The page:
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Topic: Archery Quiver - Tutorial  (Read 15220 times)
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« on: June 11, 2007 09:28:44 AM »

Although archery is a sport, there is no reason you can’t be fashionable while participating. Yet for some reason, there is nothing fashionable about the industry. While participating in an Indoor Women’s League, I began looking for a hip quiver in pink, to match my custom pink bow. After all- sporting equipment should be classified as “fashionable accessories.” Plus for some reason I have always had to be unique and stand out from the crowd, nor did I want to spend $40 plus for an ugly quiver.


3/8 of yard Home decorator fabric – canvas style($2.02 -40% off at Jo-Ann's)
2 Golf Club separator tubes($2.00)
14” webbing, 1 ½” wide ($0.24)
Small piece foam ($0.50)

Total Cost = $4.76

We purchased 3/4 yard of fabric, but this turned out to make double what we needed. If you have more tubes, you will want more fabric. If you want lots of pockets, or extras, you will need more fabric.

Golf tubes are particularly long, so you will need to cut them to length. We chose 21” long. We cut them with a utility knife, it did not make a perfect cut, but since it’s in the bottom of you’re your quiver, and you’ll never see it, we didn’t mind.

Next you will want to measure your tubes and make a pattern. Since our tubes were 21” long and we were putting a piece of foam in the bottom of 1 ½” thick, our pattern measured 22 ½” long. We also started out by tapering our tubes like a lot of manufactured quivers do, but in the end decided we didn’t need this. We measured the circumference of our two quiver tubes laying together, and it came out to be 7” around. We drew this down on newspaper, then added a 5/8” seam allowance. Voila! Your quiver pattern made!
We cut out two layers of fabric with wrong sides together according to your pattern. Do not cut on the fold, or you will have twice as much. We sewed a double layer of fabric, to help with durability, stability and to have a pretty lining. By cutting out your fabric with wrong sides together and sewing them with wrong sides together, your inside will be just as pretty as your outside.

Pin your two pieces together just they way they were cut out. (One piece is a lining, the other is the outside).

Next are a few suggested steps we did not take. After learning the hard way, I will add them here.

First, sew your top hem. If you don’t, sewing your top hem will become very difficult!

Second, if you want pockets, add them now. Fold your fabric in half to get an idea of correct placement.

Third, pin your webbing into the seam of your quiver. We sewed first, and found that we had to sew the webbing to the top, which makes your quiver hang straight. So, if you pin your webbing loop into your seam, at an angle, it will hang from your waist correctly at an angle.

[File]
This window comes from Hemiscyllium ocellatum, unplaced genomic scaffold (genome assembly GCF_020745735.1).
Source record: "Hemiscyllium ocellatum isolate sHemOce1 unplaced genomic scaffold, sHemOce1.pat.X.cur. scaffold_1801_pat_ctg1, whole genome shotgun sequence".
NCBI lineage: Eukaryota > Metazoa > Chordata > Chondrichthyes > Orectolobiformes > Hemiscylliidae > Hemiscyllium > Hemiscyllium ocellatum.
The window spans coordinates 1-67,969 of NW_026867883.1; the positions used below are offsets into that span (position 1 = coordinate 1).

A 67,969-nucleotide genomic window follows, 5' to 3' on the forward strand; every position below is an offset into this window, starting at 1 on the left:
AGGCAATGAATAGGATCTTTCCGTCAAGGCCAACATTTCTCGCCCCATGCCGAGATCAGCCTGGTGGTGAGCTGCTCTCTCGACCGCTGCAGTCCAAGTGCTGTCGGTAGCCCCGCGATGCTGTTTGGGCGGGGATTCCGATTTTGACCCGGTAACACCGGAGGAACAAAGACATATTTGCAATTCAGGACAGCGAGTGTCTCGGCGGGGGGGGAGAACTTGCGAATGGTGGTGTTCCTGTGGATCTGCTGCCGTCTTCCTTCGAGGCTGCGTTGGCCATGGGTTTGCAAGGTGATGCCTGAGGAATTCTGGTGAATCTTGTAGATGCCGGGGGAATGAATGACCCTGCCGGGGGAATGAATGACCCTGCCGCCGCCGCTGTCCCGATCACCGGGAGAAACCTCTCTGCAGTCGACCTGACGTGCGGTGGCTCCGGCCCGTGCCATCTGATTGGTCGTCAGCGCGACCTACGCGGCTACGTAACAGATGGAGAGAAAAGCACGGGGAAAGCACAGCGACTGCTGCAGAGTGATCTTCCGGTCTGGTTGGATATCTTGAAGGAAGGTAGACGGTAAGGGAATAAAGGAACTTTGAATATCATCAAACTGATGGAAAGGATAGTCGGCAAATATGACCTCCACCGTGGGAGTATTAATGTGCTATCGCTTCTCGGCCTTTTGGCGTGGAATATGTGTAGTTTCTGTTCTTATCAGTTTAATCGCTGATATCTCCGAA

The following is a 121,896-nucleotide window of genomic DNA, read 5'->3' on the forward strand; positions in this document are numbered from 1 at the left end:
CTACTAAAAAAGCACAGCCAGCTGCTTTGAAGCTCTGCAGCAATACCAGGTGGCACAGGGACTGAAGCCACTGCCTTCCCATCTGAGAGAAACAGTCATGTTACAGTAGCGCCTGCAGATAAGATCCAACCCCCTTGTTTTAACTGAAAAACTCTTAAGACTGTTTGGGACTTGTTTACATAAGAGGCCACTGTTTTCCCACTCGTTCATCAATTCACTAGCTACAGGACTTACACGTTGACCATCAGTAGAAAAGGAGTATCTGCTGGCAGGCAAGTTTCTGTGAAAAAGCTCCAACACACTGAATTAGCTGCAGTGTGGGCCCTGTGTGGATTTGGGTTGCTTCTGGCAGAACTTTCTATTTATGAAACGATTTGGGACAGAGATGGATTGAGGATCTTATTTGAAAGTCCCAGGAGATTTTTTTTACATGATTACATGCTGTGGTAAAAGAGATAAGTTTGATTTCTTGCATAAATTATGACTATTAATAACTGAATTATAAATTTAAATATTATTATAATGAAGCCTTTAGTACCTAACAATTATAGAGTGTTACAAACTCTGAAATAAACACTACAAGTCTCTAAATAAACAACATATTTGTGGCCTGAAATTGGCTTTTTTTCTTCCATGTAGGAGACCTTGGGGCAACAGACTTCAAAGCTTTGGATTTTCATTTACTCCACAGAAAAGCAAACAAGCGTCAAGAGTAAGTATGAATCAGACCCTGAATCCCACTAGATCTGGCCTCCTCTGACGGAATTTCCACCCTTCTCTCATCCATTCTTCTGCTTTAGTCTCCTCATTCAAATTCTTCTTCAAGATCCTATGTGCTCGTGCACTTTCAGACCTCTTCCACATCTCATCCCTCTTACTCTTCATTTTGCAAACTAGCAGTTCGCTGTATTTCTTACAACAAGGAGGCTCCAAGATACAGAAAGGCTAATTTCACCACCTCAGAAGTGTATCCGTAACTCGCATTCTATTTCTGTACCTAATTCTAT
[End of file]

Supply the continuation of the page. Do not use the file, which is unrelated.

Fold your length of webbing in half, and sew the bottom together. We burnt the edges with a lighter to keep it from unraveling. Pin it to one edge at a 45 degree, about 5-6 inches from the top. Play with it, and check it out with your belt. You will be able to slide your belt through it and let it hang, or attach a carabineer to the quiver loop & to a belt loop.

Next fold your fabric in half and pin the edges. If you added pockets, make sure your pockets are on the inside. Make sure your webbing ends are on the outside. Sewing from the top sew along the edge, over your loop all the way to the bottom. Turn the corner and sew the bottom shut.

You’re almost finished! Iron your hems, (keep the iron out of the way of the webbing). Clip your bottom corners. Start to turn your quiver inside out. Just as you get the end out, push in the small piece of foam that will make your base. Ours was 1 ½” deep, 3” long, and 1 ½” wide. If you wait to do this till the end, it’s too difficult. Finish turning your quiver right side out, and insert your tubes.

Everyone at league is going to be jealous!

« Reply #1 on: June 11, 2007 09:32:18 AM »

that is gorgeous!  my little cousin would love it! 
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« Reply #2 on: June 11, 2007 09:38:47 AM »

That is so cool! 

« Reply #3 on: June 11, 2007 10:22:53 AM »

where can you get the golf club seperators?  I know nothing about archery at all, but it is my little cousin's birthday this weekend so I'm debating making one on these.  Smiley  I just have no idea where to get those.....and does it need to have any type of handle or anything? 
« Reply #4 on: June 11, 2007 11:04:38 AM »

You can get club separators at any golf shop (usually found near or on golf course premises). I got mine from Fiddler's Green a local shop, but you can also order them from the same shop. Probably won't get them by this weekend however. Check out my bog, it has a link to a place that has them. http://akehurstm.blogspot.com/2007/02/archery-hip-quiver-tutorial.html
Here's a picture of the strap, it works, but I recommend doing it the other way.

But you can call around to places that sell golf equipment, and most people should have them. Strangely enough, archery shops do not.

Because it is a hip quiver, it does not need a handle, just the webbing loop for the belt. Like I mention in the tutorial to put it in the seam a couple inches down rather than the top so it will hang at an angle on the belt. Very important to archers. I have not redone mine, partly cause I'm lazy, and partly because I don't mind.